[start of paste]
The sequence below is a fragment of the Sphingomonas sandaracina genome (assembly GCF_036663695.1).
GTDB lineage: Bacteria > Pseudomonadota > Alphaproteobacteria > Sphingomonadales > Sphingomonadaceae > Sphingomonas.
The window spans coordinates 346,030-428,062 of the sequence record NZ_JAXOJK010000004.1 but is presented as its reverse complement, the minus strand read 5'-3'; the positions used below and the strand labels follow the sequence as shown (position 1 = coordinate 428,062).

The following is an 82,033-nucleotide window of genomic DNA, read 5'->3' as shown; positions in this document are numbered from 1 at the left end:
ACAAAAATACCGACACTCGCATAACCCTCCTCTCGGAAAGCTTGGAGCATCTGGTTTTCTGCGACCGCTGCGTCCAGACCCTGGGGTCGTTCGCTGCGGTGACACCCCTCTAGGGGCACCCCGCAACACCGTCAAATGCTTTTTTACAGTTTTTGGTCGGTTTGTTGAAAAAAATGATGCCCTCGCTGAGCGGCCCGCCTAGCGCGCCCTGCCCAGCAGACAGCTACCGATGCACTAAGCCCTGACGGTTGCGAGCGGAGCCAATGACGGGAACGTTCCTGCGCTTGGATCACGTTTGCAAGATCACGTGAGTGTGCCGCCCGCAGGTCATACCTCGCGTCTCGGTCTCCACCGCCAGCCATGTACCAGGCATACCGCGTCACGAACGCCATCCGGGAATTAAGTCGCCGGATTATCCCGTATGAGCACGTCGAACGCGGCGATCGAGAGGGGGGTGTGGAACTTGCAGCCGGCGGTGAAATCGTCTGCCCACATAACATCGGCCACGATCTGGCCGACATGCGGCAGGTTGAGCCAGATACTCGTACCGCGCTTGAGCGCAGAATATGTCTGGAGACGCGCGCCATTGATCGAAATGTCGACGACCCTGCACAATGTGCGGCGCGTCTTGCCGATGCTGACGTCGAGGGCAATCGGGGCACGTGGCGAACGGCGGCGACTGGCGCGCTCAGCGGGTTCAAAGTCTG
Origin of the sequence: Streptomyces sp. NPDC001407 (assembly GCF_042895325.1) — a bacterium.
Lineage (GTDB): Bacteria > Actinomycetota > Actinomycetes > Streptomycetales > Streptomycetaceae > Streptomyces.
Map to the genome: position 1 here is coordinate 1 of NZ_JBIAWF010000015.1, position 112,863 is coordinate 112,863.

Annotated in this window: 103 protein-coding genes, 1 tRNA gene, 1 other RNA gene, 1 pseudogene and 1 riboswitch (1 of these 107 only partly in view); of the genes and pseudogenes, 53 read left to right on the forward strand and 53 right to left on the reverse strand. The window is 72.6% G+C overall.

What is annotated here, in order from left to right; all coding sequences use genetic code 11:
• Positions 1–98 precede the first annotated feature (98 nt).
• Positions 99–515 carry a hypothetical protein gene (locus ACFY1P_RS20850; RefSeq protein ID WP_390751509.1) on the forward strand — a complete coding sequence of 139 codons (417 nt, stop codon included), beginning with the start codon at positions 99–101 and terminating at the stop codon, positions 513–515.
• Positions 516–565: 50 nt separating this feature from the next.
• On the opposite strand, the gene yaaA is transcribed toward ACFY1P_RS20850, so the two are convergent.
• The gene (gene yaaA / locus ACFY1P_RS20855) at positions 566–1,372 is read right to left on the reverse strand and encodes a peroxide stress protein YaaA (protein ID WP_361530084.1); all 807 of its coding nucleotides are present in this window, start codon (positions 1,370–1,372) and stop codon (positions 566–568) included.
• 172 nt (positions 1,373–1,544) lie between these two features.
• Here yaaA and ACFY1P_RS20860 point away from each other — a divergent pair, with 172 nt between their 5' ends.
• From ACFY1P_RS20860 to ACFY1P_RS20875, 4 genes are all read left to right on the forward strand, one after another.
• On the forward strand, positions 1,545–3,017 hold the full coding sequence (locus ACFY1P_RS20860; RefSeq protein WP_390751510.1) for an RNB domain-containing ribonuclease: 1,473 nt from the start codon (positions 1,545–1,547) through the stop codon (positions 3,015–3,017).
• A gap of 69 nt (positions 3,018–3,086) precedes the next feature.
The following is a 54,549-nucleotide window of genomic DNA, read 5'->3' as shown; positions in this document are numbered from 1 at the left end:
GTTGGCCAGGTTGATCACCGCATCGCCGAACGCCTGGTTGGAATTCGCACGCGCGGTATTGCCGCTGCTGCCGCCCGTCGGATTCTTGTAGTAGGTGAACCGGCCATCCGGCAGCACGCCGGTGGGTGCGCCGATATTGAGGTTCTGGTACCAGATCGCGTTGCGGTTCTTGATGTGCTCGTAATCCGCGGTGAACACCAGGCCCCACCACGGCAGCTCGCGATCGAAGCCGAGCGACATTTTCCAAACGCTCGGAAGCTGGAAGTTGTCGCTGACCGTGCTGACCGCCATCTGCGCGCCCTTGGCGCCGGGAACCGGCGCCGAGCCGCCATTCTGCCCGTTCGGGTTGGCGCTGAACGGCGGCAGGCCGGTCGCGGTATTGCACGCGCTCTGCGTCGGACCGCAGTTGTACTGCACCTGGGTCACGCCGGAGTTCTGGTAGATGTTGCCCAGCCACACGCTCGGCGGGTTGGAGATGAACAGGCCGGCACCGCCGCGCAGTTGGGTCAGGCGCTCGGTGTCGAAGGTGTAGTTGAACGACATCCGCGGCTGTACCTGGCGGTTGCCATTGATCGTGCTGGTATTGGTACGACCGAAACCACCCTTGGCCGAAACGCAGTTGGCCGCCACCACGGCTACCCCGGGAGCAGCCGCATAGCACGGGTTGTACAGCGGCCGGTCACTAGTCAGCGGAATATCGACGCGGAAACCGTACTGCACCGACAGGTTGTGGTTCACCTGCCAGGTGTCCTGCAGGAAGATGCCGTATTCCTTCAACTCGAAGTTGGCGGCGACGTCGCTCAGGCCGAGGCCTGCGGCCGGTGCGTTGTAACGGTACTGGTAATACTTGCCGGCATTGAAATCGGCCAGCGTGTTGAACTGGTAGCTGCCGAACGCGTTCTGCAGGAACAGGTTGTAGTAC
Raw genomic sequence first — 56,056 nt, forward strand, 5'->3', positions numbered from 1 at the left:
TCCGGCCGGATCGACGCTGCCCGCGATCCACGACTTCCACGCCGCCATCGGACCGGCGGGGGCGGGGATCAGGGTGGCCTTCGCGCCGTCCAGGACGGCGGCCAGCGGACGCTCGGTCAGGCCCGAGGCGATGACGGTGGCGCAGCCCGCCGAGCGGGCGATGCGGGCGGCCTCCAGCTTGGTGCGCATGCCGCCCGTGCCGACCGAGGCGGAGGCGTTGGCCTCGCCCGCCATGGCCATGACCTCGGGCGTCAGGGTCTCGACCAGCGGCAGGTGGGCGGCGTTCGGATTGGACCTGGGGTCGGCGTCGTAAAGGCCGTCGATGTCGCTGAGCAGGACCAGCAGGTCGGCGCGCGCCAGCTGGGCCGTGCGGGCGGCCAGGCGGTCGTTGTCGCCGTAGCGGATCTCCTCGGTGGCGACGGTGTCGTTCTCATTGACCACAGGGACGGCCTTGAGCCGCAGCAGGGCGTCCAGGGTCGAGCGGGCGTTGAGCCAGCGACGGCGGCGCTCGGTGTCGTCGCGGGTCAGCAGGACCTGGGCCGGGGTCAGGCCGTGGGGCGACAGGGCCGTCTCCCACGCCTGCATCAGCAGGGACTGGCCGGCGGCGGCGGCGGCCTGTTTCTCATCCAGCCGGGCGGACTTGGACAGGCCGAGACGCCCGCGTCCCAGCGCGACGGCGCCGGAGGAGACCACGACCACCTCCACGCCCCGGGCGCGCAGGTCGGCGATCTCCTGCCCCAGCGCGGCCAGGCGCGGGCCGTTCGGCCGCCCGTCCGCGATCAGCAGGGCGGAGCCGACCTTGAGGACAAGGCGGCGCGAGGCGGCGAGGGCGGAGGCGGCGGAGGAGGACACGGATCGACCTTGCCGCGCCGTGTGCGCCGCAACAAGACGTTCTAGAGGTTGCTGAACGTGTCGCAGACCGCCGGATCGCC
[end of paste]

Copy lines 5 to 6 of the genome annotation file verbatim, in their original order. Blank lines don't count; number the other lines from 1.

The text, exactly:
ACAAAAATACCGACACTCGCATAACCCTCCTCTCGGAAAGCTTGGAGCATCTGGTTTTCTGCGACCGCTGCGTCCAGACCCTGGGGTCGTTCGCTGCGGTGACACCCCTCTAGGGGCACCCCGCAACACCGTCAAATGCTTTTTTACAGTTTTTGGTCGGTTTGTTGAAAAAAATGATGCCCTCGCTGAGCGGCCCGCCTAGCGCGCCCTGCCCAGCAGACAGCTACCGATGCACTAAGCCCTGACGGTTGCGAGCGGAGCCAATGACGGGAACGTTCCTGCGCTTGGATCACGTTTGCAAGATCACGTGAGTGTGCCGCCCGCAGGTCATACCTCGCGTCTCGGTCTCCACCGCCAGCCATGTACCAGGCATACCGCGTCACGAACGCCATCCGGGAATTAAGTCGCCGGATTATCCCGTATGAGCACGTCGAACGCGGCGATCGAGAGGGGGGTGTGGAACTTGCAGCCGGCGGTGAAATCGTCTGCCCACATAACATCGGCCACGATCTGGCCGACATGCGGCAGGTTGAGCCAGATACTCGTACCGCGCTTGAGCGCAGAATATGTCTGGAGACGCGCGCCATTGATCGAAATGTCGACGACCCTGCACAATGTGCGGCGCGTCTTGCCGATGCTGACGTCGAGGGCAATCGGGGCACGTGGCGAACGGCGGCGACTGGCGCGCTCAGCGGGTTCAAAGTCTG
Origin of the sequence: Streptomyces sp. NPDC001407 (assembly GCF_042895325.1) — a bacterium.